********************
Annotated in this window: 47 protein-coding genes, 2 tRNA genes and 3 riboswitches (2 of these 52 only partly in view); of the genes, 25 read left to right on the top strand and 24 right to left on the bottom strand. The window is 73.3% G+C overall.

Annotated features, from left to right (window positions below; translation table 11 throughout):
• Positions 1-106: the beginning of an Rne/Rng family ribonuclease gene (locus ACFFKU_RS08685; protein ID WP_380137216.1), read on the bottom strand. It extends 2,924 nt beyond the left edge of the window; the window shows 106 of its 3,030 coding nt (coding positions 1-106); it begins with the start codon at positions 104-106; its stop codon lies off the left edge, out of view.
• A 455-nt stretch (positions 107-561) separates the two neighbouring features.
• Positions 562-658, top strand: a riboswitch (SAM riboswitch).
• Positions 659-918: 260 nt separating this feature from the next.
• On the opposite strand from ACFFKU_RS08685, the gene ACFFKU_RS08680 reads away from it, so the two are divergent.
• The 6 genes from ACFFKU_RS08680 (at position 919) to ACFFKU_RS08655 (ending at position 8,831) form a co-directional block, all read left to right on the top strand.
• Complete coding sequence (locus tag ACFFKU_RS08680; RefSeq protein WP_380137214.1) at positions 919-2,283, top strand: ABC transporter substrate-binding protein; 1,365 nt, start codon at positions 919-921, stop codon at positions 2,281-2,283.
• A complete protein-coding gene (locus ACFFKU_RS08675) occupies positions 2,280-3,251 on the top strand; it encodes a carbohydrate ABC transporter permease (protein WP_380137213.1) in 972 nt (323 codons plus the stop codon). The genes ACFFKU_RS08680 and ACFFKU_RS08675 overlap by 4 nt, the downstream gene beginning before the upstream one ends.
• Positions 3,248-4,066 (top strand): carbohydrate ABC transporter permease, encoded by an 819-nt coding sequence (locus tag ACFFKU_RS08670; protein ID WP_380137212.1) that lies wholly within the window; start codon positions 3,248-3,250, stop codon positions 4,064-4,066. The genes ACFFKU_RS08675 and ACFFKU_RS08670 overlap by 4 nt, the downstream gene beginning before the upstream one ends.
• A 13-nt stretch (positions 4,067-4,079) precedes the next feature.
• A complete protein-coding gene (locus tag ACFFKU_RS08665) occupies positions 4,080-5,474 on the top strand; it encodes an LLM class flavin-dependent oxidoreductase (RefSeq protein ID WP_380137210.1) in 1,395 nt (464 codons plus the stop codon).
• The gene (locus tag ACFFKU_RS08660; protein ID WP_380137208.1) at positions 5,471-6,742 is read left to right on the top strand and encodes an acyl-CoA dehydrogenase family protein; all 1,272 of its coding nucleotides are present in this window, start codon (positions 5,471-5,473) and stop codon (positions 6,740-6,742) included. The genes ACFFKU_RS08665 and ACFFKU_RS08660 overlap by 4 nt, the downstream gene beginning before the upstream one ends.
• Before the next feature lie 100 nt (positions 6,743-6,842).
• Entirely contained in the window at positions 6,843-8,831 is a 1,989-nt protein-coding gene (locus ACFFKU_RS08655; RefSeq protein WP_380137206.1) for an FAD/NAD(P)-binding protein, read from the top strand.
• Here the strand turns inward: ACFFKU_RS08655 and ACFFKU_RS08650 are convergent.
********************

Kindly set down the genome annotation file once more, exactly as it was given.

Annotated in this window: 47 protein-coding genes, 2 tRNA genes and 3 riboswitches (2 of these 52 only partly in view); of the genes, 25 read left to right on the top strand and 24 right to left on the bottom strand. The window is 73.3% G+C overall.

Annotated features, from left to right (window positions below; translation table 11 throughout):
• Positions 1-106: the beginning of an Rne/Rng family ribonuclease gene (locus ACFFKU_RS08685; protein ID WP_380137216.1), read on the bottom strand. It extends 2,924 nt beyond the left edge of the window; the window shows 106 of its 3,030 coding nt (coding positions 1-106); it begins with the start codon at positions 104-106; its stop codon lies off the left edge, out of view.
• A 455-nt stretch (positions 107-561) separates the two neighbouring features.
• Positions 562-658, top strand: a riboswitch (SAM riboswitch).
• Positions 659-918: 260 nt separating this feature from the next.
• On the opposite strand from ACFFKU_RS08685, the gene ACFFKU_RS08680 reads away from it, so the two are divergent.
• The 6 genes from ACFFKU_RS08680 (at position 919) to ACFFKU_RS08655 (ending at position 8,831) form a co-directional block, all read left to right on the top strand.
• Complete coding sequence (locus tag ACFFKU_RS08680; RefSeq protein WP_380137214.1) at positions 919-2,283, top strand: ABC transporter substrate-binding protein; 1,365 nt, start codon at positions 919-921, stop codon at positions 2,281-2,283.
• A complete protein-coding gene (locus ACFFKU_RS08675) occupies positions 2,280-3,251 on the top strand; it encodes a carbohydrate ABC transporter permease (protein WP_380137213.1) in 972 nt (323 codons plus the stop codon). The genes ACFFKU_RS08680 and ACFFKU_RS08675 overlap by 4 nt, the downstream gene beginning before the upstream one ends.
• Positions 3,248-4,066 (top strand): carbohydrate ABC transporter permease, encoded by an 819-nt coding sequence (locus tag ACFFKU_RS08670; protein ID WP_380137212.1) that lies wholly within the window; start codon positions 3,248-3,250, stop codon positions 4,064-4,066. The genes ACFFKU_RS08675 and ACFFKU_RS08670 overlap by 4 nt, the downstream gene beginning before the upstream one ends.
• A 13-nt stretch (positions 4,067-4,079) precedes the next feature.
• A complete protein-coding gene (locus tag ACFFKU_RS08665) occupies positions 4,080-5,474 on the top strand; it encodes an LLM class flavin-dependent oxidoreductase (RefSeq protein ID WP_380137210.1) in 1,395 nt (464 codons plus the stop codon).
• The gene (locus tag ACFFKU_RS08660; protein ID WP_380137208.1) at positions 5,471-6,742 is read left to right on the top strand and encodes an acyl-CoA dehydrogenase family protein; all 1,272 of its coding nucleotides are present in this window, start codon (positions 5,471-5,473) and stop codon (positions 6,740-6,742) included. The genes ACFFKU_RS08665 and ACFFKU_RS08660 overlap by 4 nt, the downstream gene beginning before the upstream one ends.
• Before the next feature lie 100 nt (positions 6,743-6,842).
• Entirely contained in the window at positions 6,843-8,831 is a 1,989-nt protein-coding gene (locus ACFFKU_RS08655; RefSeq protein WP_380137206.1) for an FAD/NAD(P)-binding protein, read from the top strand.
• Here the strand turns inward: ACFFKU_RS08655 and ACFFKU_RS08650 are convergent.